If mechanical designers ruled the world, all electro-mechanical products would be passively cooled. Why? There are five primary reasons:

  1. Eliminate moving parts that fail
  2. Decrease the cost of the equipment
  3. Eliminate noise 
  4. Decrease repairs and maintenance
  5. Ensure warranty 

These are the promises of passive cooling systems in products, and really, they lead to a win-win-win for engineers, manufacturers, and end users alike. 

To quickly define passive cooling, we’ll turn to Wikipedia: “Passive cooling is a building design approach that focuses on heat gain control and heat dissipation in a building in order to improve the indoor thermal comfort with low or nil energy consumption. This approach works either by preventing heat from entering the interior (heat gain prevention) or by removing heat from the building (natural cooling). Natural cooling utilizes on-site energy, available from the natural environment, combined with the architectural design of building components, rather than mechanical systems to dissipate heat.”

Passive, or natural, cooling as it pertains to heat generating products, means product design that cools systems and removes heat from the inside of the unit and/or cools the air outside, without using a fan.

Three Ways to Cool a Product

The way I see it, there are three levels at which a product can be cooled: board level, box level, and system level. Let’s take a look at what cooling methods are currently available/possible to cool each.

1. Component Level Cooling

The component level is where intelligent selection, layout and thermal planning is critical for optimizing thermal efficiency.  Where components are placed, what components are selected and why are key to thermal planning and efficiencies.  Often engineers are focused on minimizing board spins in order to save costs without realizing the development hours required with poor upfront thermal planning.  Computational Fluid Dynamic (CFD) analysis, when utilized effectively with clear inputs, outputs and component specifications is an engineers silver bullet in difficult to cool product development.

2. Board Level Cooling

At the board level, this is where we can get creative with our passive cooling methods, specifically with heat sinks and heat pipes.  Strategically-placed heat sinks that are affixed over hot components on the board conduct heat from key components. The metal heat sinks provide a larger surface area for the heat from the components to dissipate. That heat gathered in the heat sink is then conducted out through the vents via ambient air outside that comes into the product, naturally cooling the components inside without requiring forced air.   Heat pipes are for extremely hot components like integrated chips that run a computer. Generally products do not process this fast and do not get that hot, but it’s a great option for electro-mechanical heat-generating devices.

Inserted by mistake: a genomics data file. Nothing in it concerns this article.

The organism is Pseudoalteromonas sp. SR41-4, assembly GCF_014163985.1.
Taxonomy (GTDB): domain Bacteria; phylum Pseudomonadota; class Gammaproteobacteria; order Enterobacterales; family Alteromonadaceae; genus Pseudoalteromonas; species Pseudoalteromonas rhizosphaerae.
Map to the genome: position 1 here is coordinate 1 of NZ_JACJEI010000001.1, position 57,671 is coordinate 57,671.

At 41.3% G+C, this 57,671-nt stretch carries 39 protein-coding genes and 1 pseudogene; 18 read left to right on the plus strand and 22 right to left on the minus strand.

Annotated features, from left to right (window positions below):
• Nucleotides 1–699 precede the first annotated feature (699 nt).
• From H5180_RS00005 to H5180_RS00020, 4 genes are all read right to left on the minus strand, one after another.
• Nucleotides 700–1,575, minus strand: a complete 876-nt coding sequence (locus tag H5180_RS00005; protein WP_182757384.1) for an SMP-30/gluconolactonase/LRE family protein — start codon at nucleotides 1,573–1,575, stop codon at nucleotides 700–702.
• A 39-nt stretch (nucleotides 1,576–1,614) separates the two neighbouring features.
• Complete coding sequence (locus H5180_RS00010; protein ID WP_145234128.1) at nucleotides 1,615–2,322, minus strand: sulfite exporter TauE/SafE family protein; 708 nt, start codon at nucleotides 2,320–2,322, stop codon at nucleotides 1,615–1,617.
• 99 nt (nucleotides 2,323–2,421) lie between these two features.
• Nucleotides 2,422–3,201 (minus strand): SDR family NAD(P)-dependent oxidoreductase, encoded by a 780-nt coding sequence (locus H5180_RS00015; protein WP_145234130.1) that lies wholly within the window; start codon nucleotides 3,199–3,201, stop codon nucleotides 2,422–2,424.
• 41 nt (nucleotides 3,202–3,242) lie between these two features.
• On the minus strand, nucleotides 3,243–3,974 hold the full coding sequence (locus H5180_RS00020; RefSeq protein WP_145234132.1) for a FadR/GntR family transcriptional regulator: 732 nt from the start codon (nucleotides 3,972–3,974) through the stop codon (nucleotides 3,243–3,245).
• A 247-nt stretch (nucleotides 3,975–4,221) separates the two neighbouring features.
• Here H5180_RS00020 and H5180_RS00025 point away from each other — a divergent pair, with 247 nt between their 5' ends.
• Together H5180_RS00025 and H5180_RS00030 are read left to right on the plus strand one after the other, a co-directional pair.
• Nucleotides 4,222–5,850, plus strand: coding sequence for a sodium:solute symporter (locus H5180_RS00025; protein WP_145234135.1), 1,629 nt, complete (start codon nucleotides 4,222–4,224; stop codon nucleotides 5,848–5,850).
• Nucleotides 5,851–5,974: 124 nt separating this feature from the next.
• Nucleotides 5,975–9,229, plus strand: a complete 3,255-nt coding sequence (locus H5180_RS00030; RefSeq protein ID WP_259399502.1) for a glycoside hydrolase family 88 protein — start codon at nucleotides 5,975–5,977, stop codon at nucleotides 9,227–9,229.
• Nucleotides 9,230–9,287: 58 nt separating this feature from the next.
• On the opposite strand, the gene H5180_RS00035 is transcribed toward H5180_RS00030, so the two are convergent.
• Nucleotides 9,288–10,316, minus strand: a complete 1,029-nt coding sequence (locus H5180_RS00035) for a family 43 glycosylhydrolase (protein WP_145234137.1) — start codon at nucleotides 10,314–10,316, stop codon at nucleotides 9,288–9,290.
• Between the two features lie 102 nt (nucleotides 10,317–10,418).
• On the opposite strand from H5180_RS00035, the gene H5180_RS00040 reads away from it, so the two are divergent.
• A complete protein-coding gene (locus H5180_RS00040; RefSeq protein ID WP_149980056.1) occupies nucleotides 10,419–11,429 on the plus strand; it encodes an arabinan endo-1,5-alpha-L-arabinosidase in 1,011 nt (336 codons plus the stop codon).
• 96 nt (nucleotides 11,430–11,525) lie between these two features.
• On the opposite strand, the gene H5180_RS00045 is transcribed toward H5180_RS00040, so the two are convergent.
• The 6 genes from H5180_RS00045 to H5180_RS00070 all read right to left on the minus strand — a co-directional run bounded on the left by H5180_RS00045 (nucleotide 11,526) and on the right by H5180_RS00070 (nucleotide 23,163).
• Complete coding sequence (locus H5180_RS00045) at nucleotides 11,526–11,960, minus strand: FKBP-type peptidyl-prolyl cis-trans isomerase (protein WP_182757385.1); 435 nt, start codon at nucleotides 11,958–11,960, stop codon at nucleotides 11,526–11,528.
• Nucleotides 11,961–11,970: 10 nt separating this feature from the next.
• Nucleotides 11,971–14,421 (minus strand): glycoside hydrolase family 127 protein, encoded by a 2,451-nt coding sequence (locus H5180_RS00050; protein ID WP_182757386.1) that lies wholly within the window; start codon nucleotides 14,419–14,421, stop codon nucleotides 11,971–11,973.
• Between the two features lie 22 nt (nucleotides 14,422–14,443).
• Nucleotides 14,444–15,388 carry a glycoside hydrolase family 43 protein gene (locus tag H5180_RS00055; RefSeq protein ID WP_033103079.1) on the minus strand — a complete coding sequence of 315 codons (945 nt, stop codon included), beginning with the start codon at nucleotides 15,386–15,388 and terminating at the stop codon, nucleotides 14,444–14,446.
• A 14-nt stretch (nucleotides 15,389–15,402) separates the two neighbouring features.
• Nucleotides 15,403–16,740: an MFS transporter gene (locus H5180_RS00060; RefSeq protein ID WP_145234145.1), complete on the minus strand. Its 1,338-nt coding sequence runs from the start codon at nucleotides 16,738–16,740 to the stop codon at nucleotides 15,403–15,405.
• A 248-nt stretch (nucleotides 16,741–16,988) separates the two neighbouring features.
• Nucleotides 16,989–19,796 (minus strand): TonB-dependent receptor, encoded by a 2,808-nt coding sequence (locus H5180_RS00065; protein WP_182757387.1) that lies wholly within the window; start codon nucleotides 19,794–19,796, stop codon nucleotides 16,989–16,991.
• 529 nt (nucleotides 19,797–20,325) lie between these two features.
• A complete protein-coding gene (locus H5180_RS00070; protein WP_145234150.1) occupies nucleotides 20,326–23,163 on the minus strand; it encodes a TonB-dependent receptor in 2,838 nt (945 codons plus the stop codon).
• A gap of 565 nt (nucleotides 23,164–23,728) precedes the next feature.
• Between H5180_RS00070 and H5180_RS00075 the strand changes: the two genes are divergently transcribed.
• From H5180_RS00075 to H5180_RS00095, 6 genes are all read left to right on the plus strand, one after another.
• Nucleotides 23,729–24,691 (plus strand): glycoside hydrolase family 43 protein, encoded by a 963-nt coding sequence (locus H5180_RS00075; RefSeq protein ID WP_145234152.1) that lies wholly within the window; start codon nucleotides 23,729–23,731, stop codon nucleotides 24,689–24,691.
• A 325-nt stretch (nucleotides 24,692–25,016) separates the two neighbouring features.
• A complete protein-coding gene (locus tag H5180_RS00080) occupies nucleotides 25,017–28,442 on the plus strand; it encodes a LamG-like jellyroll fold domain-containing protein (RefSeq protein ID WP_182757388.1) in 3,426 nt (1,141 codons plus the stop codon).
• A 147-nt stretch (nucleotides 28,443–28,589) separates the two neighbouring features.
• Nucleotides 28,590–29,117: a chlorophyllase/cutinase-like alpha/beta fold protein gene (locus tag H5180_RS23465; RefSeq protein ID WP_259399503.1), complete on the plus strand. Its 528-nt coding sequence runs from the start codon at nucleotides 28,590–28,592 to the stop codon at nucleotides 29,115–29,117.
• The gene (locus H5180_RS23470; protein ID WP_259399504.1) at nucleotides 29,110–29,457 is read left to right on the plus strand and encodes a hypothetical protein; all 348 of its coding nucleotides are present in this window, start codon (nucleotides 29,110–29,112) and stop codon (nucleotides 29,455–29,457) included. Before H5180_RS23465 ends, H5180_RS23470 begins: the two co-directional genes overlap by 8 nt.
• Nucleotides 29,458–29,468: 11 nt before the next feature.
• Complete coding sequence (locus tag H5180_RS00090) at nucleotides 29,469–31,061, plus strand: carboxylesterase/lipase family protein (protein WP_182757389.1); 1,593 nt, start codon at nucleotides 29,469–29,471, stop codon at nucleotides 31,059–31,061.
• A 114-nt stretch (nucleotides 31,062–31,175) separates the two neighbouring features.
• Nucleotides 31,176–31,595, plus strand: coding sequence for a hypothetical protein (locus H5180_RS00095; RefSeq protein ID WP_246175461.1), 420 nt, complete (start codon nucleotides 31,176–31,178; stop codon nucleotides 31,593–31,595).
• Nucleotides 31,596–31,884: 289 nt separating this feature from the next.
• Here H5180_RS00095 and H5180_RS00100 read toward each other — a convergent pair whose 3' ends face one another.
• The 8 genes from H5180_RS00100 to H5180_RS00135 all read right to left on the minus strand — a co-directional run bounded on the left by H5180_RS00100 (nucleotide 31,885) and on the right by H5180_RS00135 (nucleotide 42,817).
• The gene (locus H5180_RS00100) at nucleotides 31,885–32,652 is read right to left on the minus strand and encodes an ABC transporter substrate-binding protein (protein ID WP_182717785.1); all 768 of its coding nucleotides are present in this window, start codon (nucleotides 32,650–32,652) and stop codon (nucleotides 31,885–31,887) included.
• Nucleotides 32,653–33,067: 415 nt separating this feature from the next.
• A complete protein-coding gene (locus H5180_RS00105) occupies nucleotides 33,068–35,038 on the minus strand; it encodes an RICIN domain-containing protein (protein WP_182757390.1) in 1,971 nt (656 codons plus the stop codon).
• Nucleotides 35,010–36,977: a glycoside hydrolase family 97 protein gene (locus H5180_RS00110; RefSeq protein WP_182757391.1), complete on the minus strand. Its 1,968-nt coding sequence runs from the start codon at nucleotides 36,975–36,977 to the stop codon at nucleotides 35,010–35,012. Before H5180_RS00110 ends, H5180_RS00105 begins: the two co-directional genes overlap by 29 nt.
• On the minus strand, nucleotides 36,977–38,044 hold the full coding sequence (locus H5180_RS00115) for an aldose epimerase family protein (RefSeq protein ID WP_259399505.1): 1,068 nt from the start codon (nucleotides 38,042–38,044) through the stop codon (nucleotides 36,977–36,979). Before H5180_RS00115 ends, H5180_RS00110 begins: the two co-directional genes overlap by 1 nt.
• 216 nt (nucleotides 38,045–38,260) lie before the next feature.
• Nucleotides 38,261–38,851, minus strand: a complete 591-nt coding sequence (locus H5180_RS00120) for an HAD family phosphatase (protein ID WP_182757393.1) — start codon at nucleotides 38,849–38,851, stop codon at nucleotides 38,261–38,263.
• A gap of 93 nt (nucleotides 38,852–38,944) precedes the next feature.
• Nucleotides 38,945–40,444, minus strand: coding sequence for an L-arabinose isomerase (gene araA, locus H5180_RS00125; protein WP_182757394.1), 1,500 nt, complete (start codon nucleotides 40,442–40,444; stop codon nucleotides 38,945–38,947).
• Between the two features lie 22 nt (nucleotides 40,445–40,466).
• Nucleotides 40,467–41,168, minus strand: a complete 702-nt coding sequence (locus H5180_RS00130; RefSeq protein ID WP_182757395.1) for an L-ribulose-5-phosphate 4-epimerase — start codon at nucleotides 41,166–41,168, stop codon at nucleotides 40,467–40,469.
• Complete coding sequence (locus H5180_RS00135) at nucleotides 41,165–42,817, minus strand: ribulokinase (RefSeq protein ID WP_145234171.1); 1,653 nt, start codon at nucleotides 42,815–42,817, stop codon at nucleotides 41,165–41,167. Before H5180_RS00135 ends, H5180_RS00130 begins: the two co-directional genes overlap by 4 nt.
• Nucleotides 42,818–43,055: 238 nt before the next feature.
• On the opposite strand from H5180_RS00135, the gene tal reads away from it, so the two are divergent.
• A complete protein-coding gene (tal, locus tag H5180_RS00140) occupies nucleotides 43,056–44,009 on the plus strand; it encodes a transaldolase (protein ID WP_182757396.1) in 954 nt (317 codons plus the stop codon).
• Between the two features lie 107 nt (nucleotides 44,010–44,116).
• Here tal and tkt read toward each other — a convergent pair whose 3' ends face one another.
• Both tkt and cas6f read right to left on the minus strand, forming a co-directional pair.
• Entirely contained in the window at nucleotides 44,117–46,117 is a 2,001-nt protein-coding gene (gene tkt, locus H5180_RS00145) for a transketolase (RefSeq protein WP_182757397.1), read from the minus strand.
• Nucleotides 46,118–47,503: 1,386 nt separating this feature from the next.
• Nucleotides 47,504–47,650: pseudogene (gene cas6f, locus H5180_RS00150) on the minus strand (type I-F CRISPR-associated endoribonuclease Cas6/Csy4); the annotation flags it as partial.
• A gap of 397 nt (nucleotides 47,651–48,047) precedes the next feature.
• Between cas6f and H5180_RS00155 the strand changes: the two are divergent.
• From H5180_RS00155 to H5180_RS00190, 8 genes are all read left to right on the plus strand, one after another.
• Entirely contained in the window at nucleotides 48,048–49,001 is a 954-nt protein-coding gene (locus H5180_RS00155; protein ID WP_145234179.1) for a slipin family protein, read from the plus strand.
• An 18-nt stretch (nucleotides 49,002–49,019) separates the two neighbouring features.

3. Product Level Cooling

The component on any piece of gear that is most likely to fail is the fan. So far, this is the primary method for cooling products at a ‘box’ level. Some products have fans installed even if they’ll never get hot enough to actually need them or are used rarely, driven by algorithms and temperature sensing closed-loop control systems.  Remember the five primary reasons why passive cooling is so great? It all revolves around the use of fans (pun intended). The installation of fans on any product means there will be more little pieces for manufacturers to purchase, for integrators to keep track of and know what to do with, and end users to replace when they eventually fail.

The World According to a Mechanical Designer

By using analysis systems such as Computational Fluid Dynamics (CFD), that allow you to analyze and characterize your entire design before it’s finalized and released for engineering, implementing effective passive cooling methods is a lot easier.   In other words, with the use of CFD, we can analyze where the hot spots in a product will be before it’s ever created. With this information, we can experiment with different cooling methods and component placement for maximum efficiency and cost-effectiveness.

CFD mathematical model

Fun Tip: How to Extend the Life of Your Mechanical Devices

If you’re multi-tasking on your phone or laptop and the processing is really high, it gets hot. It starts to whir and work really hard. If you’re in the car, stick it in front of the AC vent and cool it off. If you’re at home, put it on a cool surface. Any component, on any board, in any sort of electro-mechanical heat-generating device will last longer if it doesn’t get hot.